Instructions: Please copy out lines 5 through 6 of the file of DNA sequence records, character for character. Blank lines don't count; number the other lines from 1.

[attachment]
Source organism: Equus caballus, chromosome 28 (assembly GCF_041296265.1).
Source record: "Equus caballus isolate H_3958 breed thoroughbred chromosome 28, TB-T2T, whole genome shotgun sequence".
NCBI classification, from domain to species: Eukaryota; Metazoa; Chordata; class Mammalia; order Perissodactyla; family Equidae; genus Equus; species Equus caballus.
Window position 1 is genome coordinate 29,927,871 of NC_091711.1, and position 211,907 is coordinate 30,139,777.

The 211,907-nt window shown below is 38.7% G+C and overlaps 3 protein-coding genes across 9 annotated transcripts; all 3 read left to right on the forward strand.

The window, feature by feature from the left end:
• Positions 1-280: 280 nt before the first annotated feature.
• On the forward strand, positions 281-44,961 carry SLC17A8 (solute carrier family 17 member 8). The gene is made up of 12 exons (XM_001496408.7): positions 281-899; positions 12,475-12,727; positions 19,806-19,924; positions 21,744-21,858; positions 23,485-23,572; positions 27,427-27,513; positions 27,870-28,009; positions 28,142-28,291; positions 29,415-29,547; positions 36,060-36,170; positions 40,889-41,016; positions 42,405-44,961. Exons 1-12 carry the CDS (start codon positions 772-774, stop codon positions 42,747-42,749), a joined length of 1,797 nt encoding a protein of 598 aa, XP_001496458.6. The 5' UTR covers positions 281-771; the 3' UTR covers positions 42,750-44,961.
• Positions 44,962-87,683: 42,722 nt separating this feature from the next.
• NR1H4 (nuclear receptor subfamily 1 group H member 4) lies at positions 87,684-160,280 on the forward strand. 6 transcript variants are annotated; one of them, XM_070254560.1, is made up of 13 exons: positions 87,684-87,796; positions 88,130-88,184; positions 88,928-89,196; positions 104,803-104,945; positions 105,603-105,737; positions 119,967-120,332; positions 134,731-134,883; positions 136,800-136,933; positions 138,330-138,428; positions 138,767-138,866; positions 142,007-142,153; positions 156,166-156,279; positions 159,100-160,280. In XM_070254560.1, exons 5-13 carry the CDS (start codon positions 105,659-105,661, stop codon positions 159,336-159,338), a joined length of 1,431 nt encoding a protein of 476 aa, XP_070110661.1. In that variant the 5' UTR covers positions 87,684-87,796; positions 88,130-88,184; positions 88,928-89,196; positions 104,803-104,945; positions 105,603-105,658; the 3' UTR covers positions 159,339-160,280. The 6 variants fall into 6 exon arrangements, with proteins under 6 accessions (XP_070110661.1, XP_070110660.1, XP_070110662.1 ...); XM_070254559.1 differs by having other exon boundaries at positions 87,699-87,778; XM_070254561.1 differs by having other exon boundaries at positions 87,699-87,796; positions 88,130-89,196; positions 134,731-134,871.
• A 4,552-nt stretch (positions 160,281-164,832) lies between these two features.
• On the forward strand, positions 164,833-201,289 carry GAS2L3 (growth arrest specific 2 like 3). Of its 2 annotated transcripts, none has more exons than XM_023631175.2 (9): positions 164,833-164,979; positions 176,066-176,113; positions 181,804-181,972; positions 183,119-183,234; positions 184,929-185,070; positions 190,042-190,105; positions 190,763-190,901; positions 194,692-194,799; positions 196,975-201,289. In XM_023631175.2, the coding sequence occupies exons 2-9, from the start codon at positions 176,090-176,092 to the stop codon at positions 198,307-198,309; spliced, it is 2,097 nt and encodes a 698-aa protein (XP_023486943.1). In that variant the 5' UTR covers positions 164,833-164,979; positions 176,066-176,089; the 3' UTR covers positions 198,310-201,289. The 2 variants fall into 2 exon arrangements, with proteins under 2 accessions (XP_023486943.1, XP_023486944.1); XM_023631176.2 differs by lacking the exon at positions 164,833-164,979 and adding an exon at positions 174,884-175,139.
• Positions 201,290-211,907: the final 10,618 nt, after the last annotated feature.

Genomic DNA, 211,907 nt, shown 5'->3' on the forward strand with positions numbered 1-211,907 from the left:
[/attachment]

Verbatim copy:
The 211,907-nt window shown below is 38.7% G+C and overlaps 3 protein-coding genes across 9 annotated transcripts; all 3 read left to right on the forward strand.

The window, feature by feature from the left end: